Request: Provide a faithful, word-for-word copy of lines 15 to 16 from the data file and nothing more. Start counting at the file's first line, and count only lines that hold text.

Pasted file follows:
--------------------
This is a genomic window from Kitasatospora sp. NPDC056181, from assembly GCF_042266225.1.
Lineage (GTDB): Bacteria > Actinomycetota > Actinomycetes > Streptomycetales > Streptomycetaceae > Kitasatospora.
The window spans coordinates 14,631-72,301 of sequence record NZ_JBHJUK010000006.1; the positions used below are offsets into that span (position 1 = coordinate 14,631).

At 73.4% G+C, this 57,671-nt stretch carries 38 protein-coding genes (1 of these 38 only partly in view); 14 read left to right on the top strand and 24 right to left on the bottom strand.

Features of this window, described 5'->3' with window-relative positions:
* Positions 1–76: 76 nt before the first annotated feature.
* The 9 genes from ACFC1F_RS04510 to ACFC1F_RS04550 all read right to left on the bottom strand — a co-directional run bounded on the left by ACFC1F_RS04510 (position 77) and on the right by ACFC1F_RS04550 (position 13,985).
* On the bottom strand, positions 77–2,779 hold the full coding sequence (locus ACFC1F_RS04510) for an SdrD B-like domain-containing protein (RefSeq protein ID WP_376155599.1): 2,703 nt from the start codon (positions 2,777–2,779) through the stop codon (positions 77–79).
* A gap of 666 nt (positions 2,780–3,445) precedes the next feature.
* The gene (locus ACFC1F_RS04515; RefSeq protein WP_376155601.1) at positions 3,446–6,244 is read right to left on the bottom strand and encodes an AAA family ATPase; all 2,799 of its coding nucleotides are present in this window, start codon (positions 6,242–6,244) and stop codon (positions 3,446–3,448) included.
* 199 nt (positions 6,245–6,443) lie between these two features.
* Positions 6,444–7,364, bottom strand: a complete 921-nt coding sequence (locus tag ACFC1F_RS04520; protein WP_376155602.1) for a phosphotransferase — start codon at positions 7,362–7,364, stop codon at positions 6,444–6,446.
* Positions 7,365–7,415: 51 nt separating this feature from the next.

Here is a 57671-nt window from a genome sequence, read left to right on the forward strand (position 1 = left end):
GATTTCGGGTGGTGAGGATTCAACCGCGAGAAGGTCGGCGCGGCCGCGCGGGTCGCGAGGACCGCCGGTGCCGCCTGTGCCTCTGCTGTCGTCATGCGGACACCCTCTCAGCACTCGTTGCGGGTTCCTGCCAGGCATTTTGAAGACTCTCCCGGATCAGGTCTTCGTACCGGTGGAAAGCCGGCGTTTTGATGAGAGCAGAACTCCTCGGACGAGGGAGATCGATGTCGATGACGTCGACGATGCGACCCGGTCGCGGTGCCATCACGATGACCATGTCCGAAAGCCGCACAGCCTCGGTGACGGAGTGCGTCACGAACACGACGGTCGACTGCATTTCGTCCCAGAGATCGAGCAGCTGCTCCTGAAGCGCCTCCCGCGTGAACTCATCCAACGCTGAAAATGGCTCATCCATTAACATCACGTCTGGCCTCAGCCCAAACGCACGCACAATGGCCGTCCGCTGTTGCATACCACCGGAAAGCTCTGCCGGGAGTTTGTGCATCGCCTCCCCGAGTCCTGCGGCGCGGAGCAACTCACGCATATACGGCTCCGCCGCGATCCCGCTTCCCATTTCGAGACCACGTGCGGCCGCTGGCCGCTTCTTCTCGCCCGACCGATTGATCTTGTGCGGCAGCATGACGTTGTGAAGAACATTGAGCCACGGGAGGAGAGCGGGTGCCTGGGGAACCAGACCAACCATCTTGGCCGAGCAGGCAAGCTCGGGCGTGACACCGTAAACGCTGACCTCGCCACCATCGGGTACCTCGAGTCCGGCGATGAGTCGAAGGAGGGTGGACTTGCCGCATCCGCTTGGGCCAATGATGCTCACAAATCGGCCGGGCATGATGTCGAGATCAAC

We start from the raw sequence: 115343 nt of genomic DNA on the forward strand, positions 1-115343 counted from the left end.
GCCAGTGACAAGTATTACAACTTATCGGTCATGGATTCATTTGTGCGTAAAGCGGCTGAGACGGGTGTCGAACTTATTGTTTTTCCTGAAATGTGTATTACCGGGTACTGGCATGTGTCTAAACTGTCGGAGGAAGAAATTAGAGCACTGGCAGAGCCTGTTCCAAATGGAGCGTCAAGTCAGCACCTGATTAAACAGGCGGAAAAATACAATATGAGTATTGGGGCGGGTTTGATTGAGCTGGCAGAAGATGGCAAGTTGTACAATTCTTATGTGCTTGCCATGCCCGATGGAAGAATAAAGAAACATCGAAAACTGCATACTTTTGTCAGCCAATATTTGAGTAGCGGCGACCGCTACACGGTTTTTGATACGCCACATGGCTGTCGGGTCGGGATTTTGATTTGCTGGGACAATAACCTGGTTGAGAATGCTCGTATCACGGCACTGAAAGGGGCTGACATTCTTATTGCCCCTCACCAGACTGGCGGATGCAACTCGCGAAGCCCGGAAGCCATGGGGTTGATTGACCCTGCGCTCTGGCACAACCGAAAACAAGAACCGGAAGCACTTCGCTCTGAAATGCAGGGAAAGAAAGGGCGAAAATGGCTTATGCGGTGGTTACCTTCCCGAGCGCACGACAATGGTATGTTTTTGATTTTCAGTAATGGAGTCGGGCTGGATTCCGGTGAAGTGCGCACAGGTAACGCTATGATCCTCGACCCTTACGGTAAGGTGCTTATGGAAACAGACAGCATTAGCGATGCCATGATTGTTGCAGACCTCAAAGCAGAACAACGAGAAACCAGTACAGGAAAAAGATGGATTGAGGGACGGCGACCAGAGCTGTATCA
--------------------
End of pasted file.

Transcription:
GATTTCGGGTGGTGAGGATTCAACCGCGAGAAGGTCGGCGCGGCCGCGCGGGTCGCGAGGACCGCCGGTGCCGCCTGTGCCTCTGCTGTCGTCATGCGGACACCCTCTCAGCACTCGTTGCGGGTTCCTGCCAGGCATTTTGAAGACTCTCCCGGATCAGGTCTTCGTACCGGTGGAAAGCCGGCGTTTTGATGAGAGCAGAACTCCTCGGACGAGGGAGATCGATGTCGATGACGTCGACGATGCGACCCGGTCGCGGTGCCATCACGATGACCATGTCCGAAAGCCGCACAGCCTCGGTGACGGAGTGCGTCACGAACACGACGGTCGACTGCATTTCGTCCCAGAGATCGAGCAGCTGCTCCTGAAGCGCCTCCCGCGTGAACTCATCCAACGCTGAAAATGGCTCATCCATTAACATCACGTCTGGCCTCAGCCCAAACGCACGCACAATGGCCGTCCGCTGTTGCATACCACCGGAAAGCTCTGCCGGGAGTTTGTGCATCGCCTCCCCGAGTCCTGCGGCGCGGAGCAACTCACGCATATACGGCTCCGCCGCGATCCCGCTTCCCATTTCGAGACCACGTGCGGCCGCTGGCCGCTTCTTCTCGCCCGACCGATTGATCTTGTGCGGCAGCATGACGTTGTGAAGAACATTGAGCCACGGGAGGAGAGCGGGTGCCTGGGGAACCAGACCAACCATCTTGGCCGAGCAGGCAAGCTCGGGCGTGACACCGTAAACGCTGACCTCGCCACCATCGGGTACCTCGAGTCCGGCGATGAGTCGAAGGAGGGTGGACTTGCCGCATCCGCTTGGGCCAATGATGCTCACAAATCGGCCGGGCATGATGTCGAGATCAAC

We start from the raw sequence: 115343 nt of genomic DNA on the forward strand, positions 1-115343 counted from the left end.